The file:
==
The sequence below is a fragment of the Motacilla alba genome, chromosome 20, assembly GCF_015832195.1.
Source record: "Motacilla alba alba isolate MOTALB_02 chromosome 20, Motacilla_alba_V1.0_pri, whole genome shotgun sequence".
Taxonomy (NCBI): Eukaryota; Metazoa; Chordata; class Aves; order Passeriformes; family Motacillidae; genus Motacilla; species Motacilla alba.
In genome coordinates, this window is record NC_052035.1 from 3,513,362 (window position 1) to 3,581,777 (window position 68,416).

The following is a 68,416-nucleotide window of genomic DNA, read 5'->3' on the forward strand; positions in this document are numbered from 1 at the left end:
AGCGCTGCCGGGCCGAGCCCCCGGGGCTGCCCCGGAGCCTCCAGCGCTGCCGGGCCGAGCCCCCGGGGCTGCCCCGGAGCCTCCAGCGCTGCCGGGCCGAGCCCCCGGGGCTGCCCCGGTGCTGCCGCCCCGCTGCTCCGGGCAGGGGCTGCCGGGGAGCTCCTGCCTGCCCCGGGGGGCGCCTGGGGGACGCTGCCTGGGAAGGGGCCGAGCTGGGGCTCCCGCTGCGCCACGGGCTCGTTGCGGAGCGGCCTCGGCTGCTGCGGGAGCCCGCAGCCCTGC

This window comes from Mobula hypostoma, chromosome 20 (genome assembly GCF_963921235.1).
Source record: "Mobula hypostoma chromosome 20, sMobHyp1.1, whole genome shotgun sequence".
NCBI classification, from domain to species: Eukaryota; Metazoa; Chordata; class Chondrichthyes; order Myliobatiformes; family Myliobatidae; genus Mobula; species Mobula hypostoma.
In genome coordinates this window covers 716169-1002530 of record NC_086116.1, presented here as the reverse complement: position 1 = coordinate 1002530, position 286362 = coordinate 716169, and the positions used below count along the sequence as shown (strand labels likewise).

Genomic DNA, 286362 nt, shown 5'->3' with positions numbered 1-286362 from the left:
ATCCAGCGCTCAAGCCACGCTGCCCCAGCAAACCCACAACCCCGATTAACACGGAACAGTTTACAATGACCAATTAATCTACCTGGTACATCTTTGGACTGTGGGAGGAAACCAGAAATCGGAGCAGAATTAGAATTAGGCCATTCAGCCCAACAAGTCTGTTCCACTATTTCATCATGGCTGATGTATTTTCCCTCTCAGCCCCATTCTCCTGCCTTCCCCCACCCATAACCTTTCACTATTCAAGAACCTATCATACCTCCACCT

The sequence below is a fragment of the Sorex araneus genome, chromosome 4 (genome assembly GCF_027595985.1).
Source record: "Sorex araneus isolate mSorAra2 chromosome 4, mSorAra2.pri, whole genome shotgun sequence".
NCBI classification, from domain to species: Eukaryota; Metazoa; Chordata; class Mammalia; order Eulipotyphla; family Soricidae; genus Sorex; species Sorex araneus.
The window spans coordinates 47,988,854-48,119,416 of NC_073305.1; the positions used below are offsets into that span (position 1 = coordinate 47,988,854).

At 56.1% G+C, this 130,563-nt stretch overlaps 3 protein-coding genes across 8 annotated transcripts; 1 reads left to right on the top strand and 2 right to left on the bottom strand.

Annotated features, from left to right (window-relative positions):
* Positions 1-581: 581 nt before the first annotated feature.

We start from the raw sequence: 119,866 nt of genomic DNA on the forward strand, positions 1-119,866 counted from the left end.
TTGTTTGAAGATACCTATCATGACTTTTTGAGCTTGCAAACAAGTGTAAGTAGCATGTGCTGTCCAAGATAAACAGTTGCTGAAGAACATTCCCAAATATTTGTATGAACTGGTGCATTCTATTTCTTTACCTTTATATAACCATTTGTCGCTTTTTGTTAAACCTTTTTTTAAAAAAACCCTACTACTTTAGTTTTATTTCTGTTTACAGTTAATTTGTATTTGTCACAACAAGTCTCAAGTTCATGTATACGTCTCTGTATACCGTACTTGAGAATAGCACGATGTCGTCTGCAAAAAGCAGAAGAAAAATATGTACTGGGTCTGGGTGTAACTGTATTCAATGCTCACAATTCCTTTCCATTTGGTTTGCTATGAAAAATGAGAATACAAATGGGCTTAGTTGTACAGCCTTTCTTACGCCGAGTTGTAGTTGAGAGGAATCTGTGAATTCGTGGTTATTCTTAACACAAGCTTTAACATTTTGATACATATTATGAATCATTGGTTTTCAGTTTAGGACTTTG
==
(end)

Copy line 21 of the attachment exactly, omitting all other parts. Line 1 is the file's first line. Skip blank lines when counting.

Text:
TTGTTTGAAGATACCTATCATGACTTTTTGAGCTTGCAAACAAGTGTAAGTAGCATGTGCTGTCCAAGATAAACAGTTGCTGAAGAACATTCCCAAATATTTGTATGAACTGGTGCATTCTATTTCTTTACCTTTATATAACCATTTGTCGCTTTTTGTTAAACCTTTTTTTAAAAAAACCCTACTACTTTAGTTTTATTTCTGTTTACAGTTAATTTGTATTTGTCACAACAAGTCTCAAGTTCATGTATACGTCTCTGTATACCGTACTTGAGAATAGCACGATGTCGTCTGCAAAAAGCAGAAGAAAAATATGTACTGGGTCTGGGTGTAACTGTATTCAATGCTCACAATTCCTTTCCATTTGGTTTGCTATGAAAAATGAGAATACAAATGGGCTTAGTTGTACAGCCTTTCTTACGCCGAGTTGTAGTTGAGAGGAATCTGTGAATTCGTGGTTATTCTTAACACAAGCTTTAACATTTTGATACATATTATGAATCATTGGTTTTCAGTTTAGGACTTTG